47. 47. there is postoperative bleeding, of causing blood to track down towards the mediastinum with danger to the airway. However, such an eventuality is an indication of inadequate preoperative replacement therapy, although complications of this sort can result from the presence of Factor VIII inhibitors when postoperative haemostasis is less predictable. • In the case of difficult extractions, when mucoperiosteal flaps must be raised, the lingual tissues in the lower molar regions should preferably be left undisturbed since trauma may open up planes into which haemorrhage can track and endanger the airway. The buccal approach to lower third molars is therefore safer. Minimal bone should be removed and the teeth should be sectioned for removal where possible. • The packing of extraction sockets is unnecessary if replacement therapy has been adequate but some advice the packing of a small amount of oxidized cellulose soaked in tranexamic acid into the depths of the sockets. • Acrylic protective splints are rarely used now, in view of their liability to cause mucosal trauma and to promote sepsis, but they may be needed in certain sites such as the palate. Local haemostasis can be aided by collagen, Gelfoam or Surgicel inserted into extraction sockets, and by cyanoacrylate or fibrin glues. Prevention of infection: • Antimicrobials such as oral penicillin V 250 mg four times daily should be given postoperatively for a full course of 7 days to reduce the risk of secondary haemorrhage. Infection also appears to induce fibrinolysis. Postoperatively, a diet of cold liquid and minced solids should be taken for up to 10 days. Care should be taken to detect haematoma formation which may manifest itself by swelling, dysphagia or hoarseness. The patency of the airway must always be ensured. Major surgery: • Before major surgery the patient is assessed by haemostatic screening (AFTT, PT, and platelet) count), Factor VIII assay, specific antibody test, fibrinogen estimation, hepatitis B, C and HIV tests and liver function tests. • The patient should be admitted to hospital and haemoglobin estimation carried, out. Blood is also grouped and cross-matched for use in emergency. 47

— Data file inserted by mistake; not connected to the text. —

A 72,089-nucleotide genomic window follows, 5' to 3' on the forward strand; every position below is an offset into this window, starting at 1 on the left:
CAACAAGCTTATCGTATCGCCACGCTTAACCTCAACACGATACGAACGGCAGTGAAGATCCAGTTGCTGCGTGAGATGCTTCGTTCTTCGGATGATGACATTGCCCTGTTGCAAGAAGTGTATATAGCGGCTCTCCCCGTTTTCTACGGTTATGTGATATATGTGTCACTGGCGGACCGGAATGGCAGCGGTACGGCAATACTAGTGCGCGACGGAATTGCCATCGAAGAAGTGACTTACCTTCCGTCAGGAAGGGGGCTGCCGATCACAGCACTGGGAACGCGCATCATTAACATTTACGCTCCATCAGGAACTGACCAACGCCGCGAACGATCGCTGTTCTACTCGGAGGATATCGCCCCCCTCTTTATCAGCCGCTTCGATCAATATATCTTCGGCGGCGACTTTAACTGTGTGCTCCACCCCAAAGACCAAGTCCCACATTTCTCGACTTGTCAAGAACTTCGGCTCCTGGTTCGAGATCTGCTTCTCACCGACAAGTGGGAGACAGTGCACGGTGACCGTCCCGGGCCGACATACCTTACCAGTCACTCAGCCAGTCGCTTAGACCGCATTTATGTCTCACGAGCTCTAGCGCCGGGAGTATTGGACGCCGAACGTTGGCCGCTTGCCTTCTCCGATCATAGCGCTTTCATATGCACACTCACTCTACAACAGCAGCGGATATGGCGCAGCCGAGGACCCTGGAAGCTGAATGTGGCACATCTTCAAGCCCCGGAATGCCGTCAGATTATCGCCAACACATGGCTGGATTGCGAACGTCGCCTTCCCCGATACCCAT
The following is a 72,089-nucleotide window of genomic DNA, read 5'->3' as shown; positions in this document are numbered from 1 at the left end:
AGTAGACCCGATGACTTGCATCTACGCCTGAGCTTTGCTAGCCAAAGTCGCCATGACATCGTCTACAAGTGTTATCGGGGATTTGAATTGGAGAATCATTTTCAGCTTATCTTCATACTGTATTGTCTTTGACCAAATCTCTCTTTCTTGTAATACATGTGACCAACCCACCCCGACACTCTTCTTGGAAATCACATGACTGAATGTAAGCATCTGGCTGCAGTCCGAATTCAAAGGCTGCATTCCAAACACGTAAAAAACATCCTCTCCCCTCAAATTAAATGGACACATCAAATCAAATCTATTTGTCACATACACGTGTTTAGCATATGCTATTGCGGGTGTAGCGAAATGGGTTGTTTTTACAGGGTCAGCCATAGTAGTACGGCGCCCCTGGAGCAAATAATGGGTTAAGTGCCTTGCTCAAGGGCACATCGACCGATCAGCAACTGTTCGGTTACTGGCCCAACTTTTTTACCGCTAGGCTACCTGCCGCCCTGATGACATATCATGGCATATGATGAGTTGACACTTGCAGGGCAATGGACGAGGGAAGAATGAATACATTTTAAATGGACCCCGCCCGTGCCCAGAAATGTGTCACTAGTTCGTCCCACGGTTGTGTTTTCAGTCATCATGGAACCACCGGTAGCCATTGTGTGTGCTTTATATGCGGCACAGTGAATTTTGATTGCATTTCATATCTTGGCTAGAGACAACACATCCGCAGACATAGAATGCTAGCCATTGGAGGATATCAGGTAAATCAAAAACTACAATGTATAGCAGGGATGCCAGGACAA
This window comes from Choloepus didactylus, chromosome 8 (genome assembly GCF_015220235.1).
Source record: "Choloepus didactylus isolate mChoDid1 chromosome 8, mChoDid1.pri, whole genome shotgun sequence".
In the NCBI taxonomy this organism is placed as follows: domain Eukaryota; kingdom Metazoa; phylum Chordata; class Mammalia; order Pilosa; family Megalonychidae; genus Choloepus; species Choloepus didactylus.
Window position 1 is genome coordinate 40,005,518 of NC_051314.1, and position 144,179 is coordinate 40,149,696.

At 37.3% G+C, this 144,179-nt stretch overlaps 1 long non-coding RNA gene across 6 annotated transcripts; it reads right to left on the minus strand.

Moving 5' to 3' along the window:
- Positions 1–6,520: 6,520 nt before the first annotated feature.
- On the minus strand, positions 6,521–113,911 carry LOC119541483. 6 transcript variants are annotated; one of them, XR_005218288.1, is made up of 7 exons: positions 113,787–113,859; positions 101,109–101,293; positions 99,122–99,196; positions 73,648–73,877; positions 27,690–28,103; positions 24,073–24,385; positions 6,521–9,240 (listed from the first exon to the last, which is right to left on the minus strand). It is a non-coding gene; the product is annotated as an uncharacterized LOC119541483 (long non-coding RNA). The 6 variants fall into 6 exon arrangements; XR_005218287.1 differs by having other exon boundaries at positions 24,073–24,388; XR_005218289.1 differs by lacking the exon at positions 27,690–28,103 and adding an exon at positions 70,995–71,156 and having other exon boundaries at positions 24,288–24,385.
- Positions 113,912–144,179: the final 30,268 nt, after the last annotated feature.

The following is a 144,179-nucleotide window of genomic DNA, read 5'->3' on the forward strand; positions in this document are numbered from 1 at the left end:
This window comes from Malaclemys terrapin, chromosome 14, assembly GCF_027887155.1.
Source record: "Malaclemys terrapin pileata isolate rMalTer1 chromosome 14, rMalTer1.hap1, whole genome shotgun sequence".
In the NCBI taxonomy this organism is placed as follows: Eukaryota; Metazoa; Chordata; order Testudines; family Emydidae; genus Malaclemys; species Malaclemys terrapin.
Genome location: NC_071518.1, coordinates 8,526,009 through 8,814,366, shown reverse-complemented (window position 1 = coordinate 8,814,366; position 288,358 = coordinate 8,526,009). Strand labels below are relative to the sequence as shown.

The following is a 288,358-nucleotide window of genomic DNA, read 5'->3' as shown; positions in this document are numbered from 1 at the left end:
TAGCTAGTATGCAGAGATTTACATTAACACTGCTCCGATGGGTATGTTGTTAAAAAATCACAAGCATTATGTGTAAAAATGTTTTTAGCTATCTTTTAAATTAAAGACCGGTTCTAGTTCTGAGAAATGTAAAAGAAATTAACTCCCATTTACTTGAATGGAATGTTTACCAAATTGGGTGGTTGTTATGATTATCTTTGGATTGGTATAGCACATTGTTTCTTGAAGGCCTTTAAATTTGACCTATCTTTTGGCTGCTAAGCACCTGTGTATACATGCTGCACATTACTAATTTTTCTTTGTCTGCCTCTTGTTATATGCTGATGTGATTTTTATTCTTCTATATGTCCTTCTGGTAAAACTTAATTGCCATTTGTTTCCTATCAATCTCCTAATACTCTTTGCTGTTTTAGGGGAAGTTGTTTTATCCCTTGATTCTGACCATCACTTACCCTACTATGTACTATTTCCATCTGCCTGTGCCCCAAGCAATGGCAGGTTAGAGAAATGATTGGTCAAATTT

48. 48. • surgery is best earned out on Thursdays and Fridays, since bleeding is most likely on the day of operation or from 4 to 10 days postoperatively. • All surgical procedures must be covered with AHF which is given 1 hour preoperatively. the dose of AHF given before operation depends both on the severity of haemophilia and the amount of trauma expected . Factor VIII is effective only for about 12 hours and therefore must be given regularly at least twice-daily postoperatively for major surgery. Trauma to the head and neck: Haemophiliacs with head and neck injuries are at risk from bleeding into the cranial cavity or into the fascial spaces of the neck. They should, therefore, be given factor replacement to a level of 100 per cent prophylactically after a head or facial trauma. If there are lacerations that need suturing, a minimum level of Factor VIII of 50 percent is required at the time, with further cover for 3 days. Other considerations: Haemophiliacs with inhibitors: • Between 5 and 20 per cent of haemophiliacs who have had multiple infusions, and a few who have not, develop inhibitory antibodies, which reduce the activity of Factor VIII. These problems are most common in severe haemophilia. • Bleeding episodes are not more frequent when inhibitors are present but are more difficult to control. Two types of inhibitor are known high and low litre inhibitors. • In general, those with low titre inhibitors can have dental treatment in the same way as those who have no antibodies. However, in those with high titre inhibitors surgery and other traumatic procedures must be avoided unless absolutely essential. • If the concentration of inhibitors is low Factor VIII may be effective for 4-5 days or longer if immunosuppressive therapy' such as prednisolone or 48